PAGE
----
The general public overlooked Ellington on a regular basis last season by virtue of the stellar passing game.
If he duplicates his 2011 numbers this season, he will be hard to ignore again.
He finished last season with 11 touchdowns and over 1,200 total yards. He demonstrated his speed on a 68-yard touchdown scamper in said Orange Bowl and this solid performance against Virginia Tech.
Toss in the threat of a touchdown every time he touches the ball in the return game, and it's easy to see why he earned a spot on this list.
Defense: Johnny Adams, CB
State's defense is littered with talented defenders.
None more so than Adams.
He is in line for All-American honors with another solid season, as he has already earned All-Big Ten honors twice in his collegiate career and posted extremely solid career numbers thus far.
Offense: Le'Veon Bell, RB
Kirk Cousins and the team's leading wide receivers are all gone, and Mark Dantonio needs to come up with a way to replace that production.
Bell provides that alternative.
Fellow back Edwin Baker is gone, and Bell will be the featured back for the first time in his career.
This, along with the offense's likely focus on the running game, means he could be a dark-horse Heisman candidate in 2012.
Defense: Chris Borland/Mike Taylor, LB
Taylor and Borland were Nos. 1 and 2 in the conference in tackles last season, with Taylor notching 150 and Borland registering 143 of his own.
The tandem is extremely talented, and with guys returning from injury in the secondary and a defensive line that is less than dominating, they will anchor the defense once again.
Offense: Montee Ball, RB
There is really no other option for the Badgers. Ball may be the most valuable player in the nation.
It's difficult to see him duplicating last season's touchdown numbers—which tied Barry Sanders' single-season record—but he is still one of the top backs in the nation.
Ball has currently scored in 20 straight games and has the talent to continue that streak for the rest of his collegiate career, as long as he fully recovers from the attack he suffered pre-camp.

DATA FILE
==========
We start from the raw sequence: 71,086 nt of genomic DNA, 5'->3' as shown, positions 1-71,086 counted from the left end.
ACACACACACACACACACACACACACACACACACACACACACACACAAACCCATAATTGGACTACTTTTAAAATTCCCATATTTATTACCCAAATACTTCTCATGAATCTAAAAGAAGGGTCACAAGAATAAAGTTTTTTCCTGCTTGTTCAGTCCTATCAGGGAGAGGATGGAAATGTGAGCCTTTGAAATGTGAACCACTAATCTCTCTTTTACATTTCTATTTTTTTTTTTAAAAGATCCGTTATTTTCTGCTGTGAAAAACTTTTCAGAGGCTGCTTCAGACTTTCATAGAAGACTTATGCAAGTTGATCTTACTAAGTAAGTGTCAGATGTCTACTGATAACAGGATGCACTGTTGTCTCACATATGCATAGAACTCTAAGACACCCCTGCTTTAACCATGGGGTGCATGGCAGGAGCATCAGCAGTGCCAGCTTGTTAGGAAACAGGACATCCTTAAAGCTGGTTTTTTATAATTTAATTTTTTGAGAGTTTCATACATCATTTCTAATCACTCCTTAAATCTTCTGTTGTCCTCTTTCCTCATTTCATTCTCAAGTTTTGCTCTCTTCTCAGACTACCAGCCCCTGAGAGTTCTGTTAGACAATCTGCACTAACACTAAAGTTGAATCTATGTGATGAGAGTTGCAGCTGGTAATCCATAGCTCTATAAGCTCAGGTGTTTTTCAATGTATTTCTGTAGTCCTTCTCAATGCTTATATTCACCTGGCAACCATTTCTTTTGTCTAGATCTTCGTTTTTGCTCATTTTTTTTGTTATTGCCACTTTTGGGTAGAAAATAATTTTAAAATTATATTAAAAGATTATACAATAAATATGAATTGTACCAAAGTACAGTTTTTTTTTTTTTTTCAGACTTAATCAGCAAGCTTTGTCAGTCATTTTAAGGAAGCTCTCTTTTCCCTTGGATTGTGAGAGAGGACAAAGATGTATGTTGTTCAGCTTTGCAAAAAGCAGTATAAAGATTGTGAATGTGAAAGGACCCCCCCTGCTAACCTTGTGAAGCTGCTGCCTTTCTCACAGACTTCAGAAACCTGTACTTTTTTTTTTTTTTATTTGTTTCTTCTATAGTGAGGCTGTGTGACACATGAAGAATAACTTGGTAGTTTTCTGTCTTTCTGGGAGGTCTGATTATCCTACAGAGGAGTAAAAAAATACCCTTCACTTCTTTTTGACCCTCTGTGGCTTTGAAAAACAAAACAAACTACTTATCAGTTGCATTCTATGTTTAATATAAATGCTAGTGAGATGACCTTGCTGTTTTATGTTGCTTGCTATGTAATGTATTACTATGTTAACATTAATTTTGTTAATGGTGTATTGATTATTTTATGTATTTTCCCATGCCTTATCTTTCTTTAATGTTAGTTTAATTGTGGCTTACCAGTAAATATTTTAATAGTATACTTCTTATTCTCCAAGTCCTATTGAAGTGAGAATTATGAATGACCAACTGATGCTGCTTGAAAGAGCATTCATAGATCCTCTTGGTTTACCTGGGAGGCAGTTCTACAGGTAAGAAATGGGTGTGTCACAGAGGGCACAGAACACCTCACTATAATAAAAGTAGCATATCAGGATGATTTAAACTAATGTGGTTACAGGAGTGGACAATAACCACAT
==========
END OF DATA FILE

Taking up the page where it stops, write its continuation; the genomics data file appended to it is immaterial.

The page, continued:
Defense: Darwin Cook, SS
Cook finished second on the team in tackles in 2011, and with WVU's switch from the 3-3-5 to a 3-4 defense, he will have plenty of opportunity to build on his success.
Cook's heady plays, such as his 99-yard fumble return in the Orange Bowl, earn him the nod here for a defense implementing a new system with limited experience.
Offense: Tavon Austin, WR/KR
Austin led the nation in all-purpose yards last season, so while the easy pick would be quarterback Geno Smith, he gets the nod.
In his second season under Dana Holgorsen, Austin's explosive speed and playmaking ability will be displayed regularly for Mountaineer fans—much to the detriment of the opposition's defensive strategies.
Austin has an outside shot at the Heisman, especially with Smith at the helm of this explosive offense.
Defense: Kenny Demens, LB
Demens finished last season as an All-Conference honorable mention and the Wolverines' leading tackler.
On a defense that needs some continuity and solid leadership from its experienced starters, Demens can provide plenty of both, along with a high level of production.
Offense: Denard Robinson, QB
You may be sick of hearing about "Shoelace," but there is no denying that the man is incredibly talented.
In his second season under Al Borges, Robinson will flourish and have a huge season reminiscent of his 2010 campaign.
With the help of a solid running game and experienced receivers, Robinson will finally live up to the Heisman hype and finish the season as a finalist.
Defense: Jadeveon Clowney, DE
Clowney lived up to his billing last season, bringing an incredibly athletic game to an already intimidating defensive line.
With Melvin Ingram gone to play on Sundays, Clowney will step up and make some noise in his place in 2012.
I pity the lineman that must line up across from this guy and try to block him; he's a freak of nature.
Offense: Marcus Lattimore, RB
In spite of missing much of last season due to injury, Lattimore is in good shape to make a run at the Heisman.
This South Carolina team is just short of something special and will have another very good season for Steve Spurrier.
Lattimore's strength and ability to hit the correct gaps in the offensive line are superb, and I expect something close to 1,500 yards from him this season.
Defense: Alonzo Highsmith, LB
Highsmith was Mr. Everything for the Razorbacks last season, and he seems prepared to leave his mark again this season.
He led the team with 12.5 tackles for loss and 80 total tackles, a fumble return for a touchdown, an interception and a forced fumble.
He will anchor a defense that needs to improve if the Hogs wish to compete for the SEC title.
Offense: Knile Davis, RB
Davis led the SEC in rushing in 2010 before going down just prior to last season with injury.
He's a quick, strong back who runs with authority and garners every last yard he can by refusing to go down easily.
With a balanced attack, Tyler Wilson and the passing game will open the middle of the field for him. Davis will have another monster season.
Defense: Brandon Jenkins, DE
Know who has the most career sacks of any active player heading into 2012?
He has also accumulated 36.5 tackles for loss in his career and is primed to build on those numbers in 2012.
Coupled with Bjoern Werner at the other end, Jenkins will cause all kinds of trouble for opposing offenses.
Offense: E.J. Manuel, QB